Fiji Times

SUVA. Fiji (June 6) – It seems that now is a good time to be a water truck owner.

For, according to Minister for Public Utilities and Infrastructure Robin irwin, more than half a million dollars was spent carting emergency water supply in just over three months for the greater capital city area.

That amount was spent in material costs, wages and vehicle hire for emergency water for Cunningham, Tacirua, Namadi Heights, Tuirara Subdivision, Makoi, Delainavesi, Lami and Veisari.

That is certainly a conservative estimate of the cost of ageing pipes, pumps and waterworks.

For it does not take into account the cost to all the households that miss out on emergency water because they are not able to meet the water trucks on time to fill buckets and containers most often because of the irregular hours the trucks keep.

There has been a lot of finger-pointing over the water supply situation, most often aimed at previous governments.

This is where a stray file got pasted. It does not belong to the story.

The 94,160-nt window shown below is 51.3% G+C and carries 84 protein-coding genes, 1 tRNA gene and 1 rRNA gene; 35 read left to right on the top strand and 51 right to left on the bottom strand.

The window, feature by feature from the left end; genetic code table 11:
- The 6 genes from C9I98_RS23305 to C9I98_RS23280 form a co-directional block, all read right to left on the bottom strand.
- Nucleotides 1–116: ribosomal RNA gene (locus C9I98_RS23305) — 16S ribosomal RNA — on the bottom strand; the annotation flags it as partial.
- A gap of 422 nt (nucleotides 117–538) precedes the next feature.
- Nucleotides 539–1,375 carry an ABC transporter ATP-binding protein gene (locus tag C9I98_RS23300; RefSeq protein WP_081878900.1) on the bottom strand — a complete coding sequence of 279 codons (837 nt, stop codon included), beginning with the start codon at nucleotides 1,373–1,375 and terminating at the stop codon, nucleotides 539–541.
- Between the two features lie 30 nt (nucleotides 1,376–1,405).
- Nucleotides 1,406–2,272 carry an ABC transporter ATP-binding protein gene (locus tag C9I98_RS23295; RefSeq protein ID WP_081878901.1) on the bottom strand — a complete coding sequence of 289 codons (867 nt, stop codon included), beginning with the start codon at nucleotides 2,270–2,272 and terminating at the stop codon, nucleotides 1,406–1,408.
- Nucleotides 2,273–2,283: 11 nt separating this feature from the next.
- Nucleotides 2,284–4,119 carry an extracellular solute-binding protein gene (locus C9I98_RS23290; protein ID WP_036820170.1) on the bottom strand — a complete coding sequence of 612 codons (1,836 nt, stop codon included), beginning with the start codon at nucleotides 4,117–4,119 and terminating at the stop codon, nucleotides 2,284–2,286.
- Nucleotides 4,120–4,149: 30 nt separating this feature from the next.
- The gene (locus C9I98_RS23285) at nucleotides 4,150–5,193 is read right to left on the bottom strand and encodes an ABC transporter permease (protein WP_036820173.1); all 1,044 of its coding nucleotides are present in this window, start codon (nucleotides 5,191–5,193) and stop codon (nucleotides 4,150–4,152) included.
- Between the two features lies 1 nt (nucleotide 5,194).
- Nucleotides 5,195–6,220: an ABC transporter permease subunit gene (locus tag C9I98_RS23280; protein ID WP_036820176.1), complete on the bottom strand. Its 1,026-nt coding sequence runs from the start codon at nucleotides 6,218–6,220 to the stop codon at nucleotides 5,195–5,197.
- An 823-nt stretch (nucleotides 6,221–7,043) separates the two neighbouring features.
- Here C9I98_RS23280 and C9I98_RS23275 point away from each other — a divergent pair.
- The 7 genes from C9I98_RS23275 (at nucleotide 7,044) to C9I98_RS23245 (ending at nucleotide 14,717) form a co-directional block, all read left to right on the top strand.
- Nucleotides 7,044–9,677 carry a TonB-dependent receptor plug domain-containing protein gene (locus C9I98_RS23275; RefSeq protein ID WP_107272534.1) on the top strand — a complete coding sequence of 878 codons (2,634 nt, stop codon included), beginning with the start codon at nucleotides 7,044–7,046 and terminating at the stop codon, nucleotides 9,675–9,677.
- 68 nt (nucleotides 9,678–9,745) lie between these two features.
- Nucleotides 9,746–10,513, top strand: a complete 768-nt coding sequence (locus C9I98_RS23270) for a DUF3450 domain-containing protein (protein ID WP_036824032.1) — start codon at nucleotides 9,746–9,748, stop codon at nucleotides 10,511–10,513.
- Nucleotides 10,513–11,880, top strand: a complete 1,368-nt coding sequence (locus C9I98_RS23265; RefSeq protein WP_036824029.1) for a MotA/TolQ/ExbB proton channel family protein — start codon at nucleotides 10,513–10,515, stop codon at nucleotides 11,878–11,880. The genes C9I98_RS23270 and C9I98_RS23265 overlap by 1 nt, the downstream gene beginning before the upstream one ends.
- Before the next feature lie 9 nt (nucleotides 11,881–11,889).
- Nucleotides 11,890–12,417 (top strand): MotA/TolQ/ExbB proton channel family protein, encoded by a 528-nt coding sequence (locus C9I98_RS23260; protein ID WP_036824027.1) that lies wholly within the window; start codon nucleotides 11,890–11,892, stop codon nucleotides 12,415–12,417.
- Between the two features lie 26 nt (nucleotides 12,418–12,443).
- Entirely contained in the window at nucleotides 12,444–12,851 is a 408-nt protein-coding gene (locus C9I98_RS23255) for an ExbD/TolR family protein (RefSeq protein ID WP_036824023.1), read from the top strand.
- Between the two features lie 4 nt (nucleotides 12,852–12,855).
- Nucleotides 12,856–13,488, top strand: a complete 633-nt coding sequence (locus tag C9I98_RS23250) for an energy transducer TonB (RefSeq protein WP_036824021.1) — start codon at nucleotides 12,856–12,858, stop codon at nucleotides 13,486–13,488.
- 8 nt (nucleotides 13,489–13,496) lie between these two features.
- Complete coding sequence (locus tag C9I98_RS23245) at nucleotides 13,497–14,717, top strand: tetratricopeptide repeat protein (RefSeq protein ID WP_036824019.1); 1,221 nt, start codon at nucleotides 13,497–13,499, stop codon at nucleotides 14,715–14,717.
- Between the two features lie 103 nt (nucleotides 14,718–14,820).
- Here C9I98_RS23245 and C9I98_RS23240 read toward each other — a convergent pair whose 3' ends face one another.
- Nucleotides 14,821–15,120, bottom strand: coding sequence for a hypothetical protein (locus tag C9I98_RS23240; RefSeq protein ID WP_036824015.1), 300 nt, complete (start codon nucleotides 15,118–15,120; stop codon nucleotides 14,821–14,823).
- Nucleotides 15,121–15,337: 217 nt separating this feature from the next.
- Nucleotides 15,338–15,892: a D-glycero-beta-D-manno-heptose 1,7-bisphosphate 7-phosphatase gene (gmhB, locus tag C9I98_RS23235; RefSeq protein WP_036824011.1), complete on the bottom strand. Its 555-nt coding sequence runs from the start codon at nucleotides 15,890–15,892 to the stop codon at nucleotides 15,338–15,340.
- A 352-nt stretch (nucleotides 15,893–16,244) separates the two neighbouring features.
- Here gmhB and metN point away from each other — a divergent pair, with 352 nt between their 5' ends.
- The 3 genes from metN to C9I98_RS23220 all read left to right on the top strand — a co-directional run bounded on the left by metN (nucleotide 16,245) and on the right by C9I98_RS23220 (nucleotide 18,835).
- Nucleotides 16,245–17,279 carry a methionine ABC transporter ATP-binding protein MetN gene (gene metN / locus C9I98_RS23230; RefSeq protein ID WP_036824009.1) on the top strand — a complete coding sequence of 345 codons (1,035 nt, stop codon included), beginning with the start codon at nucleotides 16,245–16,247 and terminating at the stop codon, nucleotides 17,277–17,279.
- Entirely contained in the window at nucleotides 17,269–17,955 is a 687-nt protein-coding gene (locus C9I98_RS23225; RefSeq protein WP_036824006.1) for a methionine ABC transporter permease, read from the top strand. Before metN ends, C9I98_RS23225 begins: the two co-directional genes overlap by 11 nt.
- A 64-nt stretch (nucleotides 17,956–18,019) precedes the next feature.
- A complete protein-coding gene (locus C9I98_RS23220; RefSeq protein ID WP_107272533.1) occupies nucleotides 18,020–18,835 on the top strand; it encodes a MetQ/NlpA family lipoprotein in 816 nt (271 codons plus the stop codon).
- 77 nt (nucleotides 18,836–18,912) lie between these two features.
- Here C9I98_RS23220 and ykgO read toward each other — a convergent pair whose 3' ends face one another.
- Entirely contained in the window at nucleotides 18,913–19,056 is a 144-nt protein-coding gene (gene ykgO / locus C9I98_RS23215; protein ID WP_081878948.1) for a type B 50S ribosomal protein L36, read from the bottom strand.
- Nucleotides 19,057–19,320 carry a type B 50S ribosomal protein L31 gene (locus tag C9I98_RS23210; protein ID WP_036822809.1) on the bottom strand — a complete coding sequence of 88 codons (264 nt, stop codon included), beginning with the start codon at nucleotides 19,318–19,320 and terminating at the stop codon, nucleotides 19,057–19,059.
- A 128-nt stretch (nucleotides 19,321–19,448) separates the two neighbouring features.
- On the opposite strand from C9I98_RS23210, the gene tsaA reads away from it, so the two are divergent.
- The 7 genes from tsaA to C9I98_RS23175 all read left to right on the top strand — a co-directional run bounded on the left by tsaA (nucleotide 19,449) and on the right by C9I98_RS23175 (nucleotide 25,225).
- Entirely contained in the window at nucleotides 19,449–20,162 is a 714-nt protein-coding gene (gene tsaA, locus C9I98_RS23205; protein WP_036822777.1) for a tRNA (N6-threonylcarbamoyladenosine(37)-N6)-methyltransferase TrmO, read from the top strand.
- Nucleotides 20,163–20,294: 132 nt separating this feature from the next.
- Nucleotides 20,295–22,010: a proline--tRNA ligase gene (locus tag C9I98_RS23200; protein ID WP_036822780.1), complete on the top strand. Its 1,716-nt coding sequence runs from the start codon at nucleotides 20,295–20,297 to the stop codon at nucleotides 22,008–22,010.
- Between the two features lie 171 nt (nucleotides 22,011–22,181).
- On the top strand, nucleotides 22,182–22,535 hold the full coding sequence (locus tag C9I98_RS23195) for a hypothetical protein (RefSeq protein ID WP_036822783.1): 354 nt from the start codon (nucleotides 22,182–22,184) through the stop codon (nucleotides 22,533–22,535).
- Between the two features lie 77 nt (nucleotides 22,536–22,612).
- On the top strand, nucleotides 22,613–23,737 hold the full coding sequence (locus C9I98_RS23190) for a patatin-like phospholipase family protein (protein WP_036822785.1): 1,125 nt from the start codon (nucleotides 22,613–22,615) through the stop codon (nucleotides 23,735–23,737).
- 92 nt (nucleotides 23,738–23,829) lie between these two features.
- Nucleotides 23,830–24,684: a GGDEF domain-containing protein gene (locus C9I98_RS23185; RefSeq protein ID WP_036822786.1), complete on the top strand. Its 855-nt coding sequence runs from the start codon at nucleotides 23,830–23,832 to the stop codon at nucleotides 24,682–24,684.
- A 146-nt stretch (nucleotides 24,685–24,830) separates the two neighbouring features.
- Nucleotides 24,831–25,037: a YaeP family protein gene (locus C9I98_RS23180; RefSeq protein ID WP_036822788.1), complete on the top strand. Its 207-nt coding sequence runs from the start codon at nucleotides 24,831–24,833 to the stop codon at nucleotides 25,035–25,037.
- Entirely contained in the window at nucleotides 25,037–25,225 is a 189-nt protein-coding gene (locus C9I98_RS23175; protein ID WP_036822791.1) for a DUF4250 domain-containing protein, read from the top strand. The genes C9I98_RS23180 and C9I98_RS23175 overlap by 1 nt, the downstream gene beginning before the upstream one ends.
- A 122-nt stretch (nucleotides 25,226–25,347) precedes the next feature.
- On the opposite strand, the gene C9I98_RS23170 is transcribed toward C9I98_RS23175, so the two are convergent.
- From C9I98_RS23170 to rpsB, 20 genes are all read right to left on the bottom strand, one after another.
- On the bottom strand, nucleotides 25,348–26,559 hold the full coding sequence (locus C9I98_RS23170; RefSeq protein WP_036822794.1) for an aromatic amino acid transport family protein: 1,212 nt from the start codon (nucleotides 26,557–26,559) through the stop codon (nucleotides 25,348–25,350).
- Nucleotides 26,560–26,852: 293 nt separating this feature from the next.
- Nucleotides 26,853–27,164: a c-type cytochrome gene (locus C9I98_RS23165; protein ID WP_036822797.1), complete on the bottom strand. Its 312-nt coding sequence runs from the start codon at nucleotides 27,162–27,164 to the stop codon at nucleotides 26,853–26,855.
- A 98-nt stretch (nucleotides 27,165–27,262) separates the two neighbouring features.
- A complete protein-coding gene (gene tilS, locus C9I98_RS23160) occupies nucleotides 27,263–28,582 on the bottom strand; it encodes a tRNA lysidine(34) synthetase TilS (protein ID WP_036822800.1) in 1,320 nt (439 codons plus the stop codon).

Certainly, there is some element of truth to the fact that our pipes and pumps have not received the kind of attention they need.

But looking for a scapegoat is not the way to go.

Consumers are looking for answers and results not someone to vent their frustrations out on.

All Mr Irwin has to do is ask anyone in affected areas if they would prefer to have someone to blame or taps that run with full pressure whenever they are turned on.

The answer would most often be taps with full pressure at any time.

Perhaps the Government ought to look into the idea of having a water summit, where it can get together all the great engineering and administrative minds at its disposal and thrash the issue out once and for all.

The Asian Development Bank and other bodies would certainly support the need for a comprehensive look at meeting future and current demand.

Once the infrastructure needs are sorted, the Ministry of Finance would then need to look at ways of sourcing funds to ensure that the necessary work can be carried out.

The problems faced in the greater capital city area are only an indication of the types of problems that can and do come up around the country.

This nation cannot afford to keep pushing its water treatment plants at levels way above their operating capacity.

Just like the recent moves in electricity generation, we need some constructive planning for the future to ensure that our water works

June 6, 2006

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